Eurodisney, the Princessfather felt, was quite different from the stateside Disney parks. There, everyone is working to help you suspend your disbelief and have a magical day in the Magic Kingdom. In France, it is just a job and the people don't really want to be there and wish you would go home so they can get home at a decent hour as well.
In Epernay they visited the Moet & Chandon champagne cellars (including a tasting). They have enough bottles to survive 3 years in their cellars, and they sell 10 million bottles a year. That's a lot of bottles in a lot of caves! They were told the story of the looting the soldiers did during the various wars. The chief of the company had sighed: Okay, they are ruining me this year, but they will be customers next year.
Our first adventure together today was shopping. The princesses were parked with a video that started out with a trailer in English, WiseMan lay down for a nap, and the rest trucked off to the Carrefour. When we came back, the girls were well behaved, as behooves a princess, but were sad, since the video player had somehow detected that it was in France and started playing the French version of the movie.
Shopping was hard - so many choices! Special on scallops and shrimp! Fresh veggies galore! More cheeses to choose from than you can count. Strange, though, very little fresh milk. The French seem to like their milk ultrapasturized. Then we hit the champagne section - pretty much the same prices as in Germany, but oooooooh, the selection! We decided on mussels and some meat and veggies to make shish-kebab and some salad stuff and some Moet & Chandon and some cheaper stuff for the second course of champagne.
We set up a table outside, had just begun to eat and had taken our first sip of exquisite champagne in Champagne, when a helicopter churned up the valley. Now what on earth is the probability of that happening? The princesses are very interested in technology, having an engineer as a dad, an
aunt and a grandfather, so everyone dashed out to the street to observe.
It was spraying pesticides. Up and down the hills, back and forth.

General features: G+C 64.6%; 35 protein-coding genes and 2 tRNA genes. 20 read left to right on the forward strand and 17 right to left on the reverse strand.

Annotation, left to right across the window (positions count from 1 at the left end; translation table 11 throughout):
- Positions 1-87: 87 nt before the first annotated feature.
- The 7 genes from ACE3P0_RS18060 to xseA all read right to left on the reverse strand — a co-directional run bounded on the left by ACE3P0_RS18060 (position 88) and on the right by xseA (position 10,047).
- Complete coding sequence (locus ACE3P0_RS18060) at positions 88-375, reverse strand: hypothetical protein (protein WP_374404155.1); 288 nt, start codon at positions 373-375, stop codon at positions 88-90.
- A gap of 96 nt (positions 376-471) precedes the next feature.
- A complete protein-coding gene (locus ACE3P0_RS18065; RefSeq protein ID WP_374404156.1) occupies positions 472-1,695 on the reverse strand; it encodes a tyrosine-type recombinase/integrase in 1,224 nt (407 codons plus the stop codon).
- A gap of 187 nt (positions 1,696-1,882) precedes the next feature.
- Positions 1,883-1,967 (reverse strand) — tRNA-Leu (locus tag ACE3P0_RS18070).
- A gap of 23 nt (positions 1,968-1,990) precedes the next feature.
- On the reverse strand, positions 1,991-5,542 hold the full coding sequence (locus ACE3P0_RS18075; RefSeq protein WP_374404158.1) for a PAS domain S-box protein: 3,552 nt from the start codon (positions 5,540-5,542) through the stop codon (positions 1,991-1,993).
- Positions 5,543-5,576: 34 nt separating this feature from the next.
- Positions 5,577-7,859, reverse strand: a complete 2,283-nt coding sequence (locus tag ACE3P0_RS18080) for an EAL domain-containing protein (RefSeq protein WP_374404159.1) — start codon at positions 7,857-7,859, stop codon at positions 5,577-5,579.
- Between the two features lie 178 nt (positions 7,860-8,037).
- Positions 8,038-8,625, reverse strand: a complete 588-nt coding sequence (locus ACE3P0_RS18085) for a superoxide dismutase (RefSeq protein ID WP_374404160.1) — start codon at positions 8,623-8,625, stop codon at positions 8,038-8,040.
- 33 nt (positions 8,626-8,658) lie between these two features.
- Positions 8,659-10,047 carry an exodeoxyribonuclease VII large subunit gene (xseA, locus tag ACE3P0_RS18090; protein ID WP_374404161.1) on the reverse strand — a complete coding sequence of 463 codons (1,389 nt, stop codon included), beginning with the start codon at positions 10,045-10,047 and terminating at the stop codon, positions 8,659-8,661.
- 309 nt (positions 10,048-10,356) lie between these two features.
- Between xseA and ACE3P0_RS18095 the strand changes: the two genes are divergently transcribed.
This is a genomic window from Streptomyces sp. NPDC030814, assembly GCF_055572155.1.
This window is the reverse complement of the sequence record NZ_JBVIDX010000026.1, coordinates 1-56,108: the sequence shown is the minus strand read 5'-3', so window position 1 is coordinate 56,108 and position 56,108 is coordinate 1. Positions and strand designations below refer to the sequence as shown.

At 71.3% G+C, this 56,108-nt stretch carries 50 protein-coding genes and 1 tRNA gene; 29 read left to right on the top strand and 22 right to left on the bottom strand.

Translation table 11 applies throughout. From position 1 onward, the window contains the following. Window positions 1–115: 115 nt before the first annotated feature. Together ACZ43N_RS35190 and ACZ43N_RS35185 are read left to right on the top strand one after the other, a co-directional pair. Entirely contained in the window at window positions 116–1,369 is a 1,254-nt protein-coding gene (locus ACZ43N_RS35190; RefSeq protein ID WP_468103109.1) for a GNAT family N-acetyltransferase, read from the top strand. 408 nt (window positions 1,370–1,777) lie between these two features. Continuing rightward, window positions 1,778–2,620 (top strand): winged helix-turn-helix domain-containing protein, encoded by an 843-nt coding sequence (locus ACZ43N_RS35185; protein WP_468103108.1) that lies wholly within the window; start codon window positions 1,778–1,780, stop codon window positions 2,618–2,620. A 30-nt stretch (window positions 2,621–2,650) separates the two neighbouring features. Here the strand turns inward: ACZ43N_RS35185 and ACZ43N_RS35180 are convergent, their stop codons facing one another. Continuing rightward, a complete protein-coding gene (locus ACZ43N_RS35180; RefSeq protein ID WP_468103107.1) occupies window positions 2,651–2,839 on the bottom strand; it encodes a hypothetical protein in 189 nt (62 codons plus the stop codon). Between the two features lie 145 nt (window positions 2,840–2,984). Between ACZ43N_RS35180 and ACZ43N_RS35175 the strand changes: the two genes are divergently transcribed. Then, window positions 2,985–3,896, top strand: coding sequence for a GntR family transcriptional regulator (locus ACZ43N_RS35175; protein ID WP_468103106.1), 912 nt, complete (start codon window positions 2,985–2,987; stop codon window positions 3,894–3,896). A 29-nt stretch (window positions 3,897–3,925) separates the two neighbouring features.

So suddenly this delicious food and wine we were enjoying outdoors was not quite so fun. What invisible stuff were we eating along with our food? At least it was not windy, but still.
After dinner we walked down to the village - a dead little village. No bars, no stores left. A church that has no regular services. Just a telephone booth and some notices and a map of the area.
After walking back up we cracked the second bottle of champagne - a bit sweeter, not quite so bubbly, but tasty, just the same.
The princesses asked WiseKid to tell them a bedtime story. They requested that the story include dogs, farts, and burps. He was happy to oblige. I wish I could have been a fly on the wall listening to that story! (Note: it was retold to me with glee the next morning)
We are in France for a short visit with the Princesses, who are over in Europe again, this year for visiting France. They have "done" Paris and Eurodisney (thank goodness!) already, we are now meeting up in the Champagne for some, well, champagne and cheese and a few days of catching up.
WiseKid is along, it is his first visit to France. He finds it irritating that people speak French. At least here in Strasbourg, our first stop, they do speak some German and/or English.
We had dinner at a Moroccan restaurant last night. All of the restaurants around a car-free city square had tables and chairs outside. We had a big table together with colleagues of WiseMan (they were here on business for 2 days). The restaurant brought us *piles* of couscous and veggies and tons of meat and good Alsatian white wine and then sweet peppermint tea after dinner. They only wanted 84 Euros for 5 people, we tried to explain to them that we thought they were undercharging us, but we didn't manage to make ourselves understood. So we had a great meal for very little money.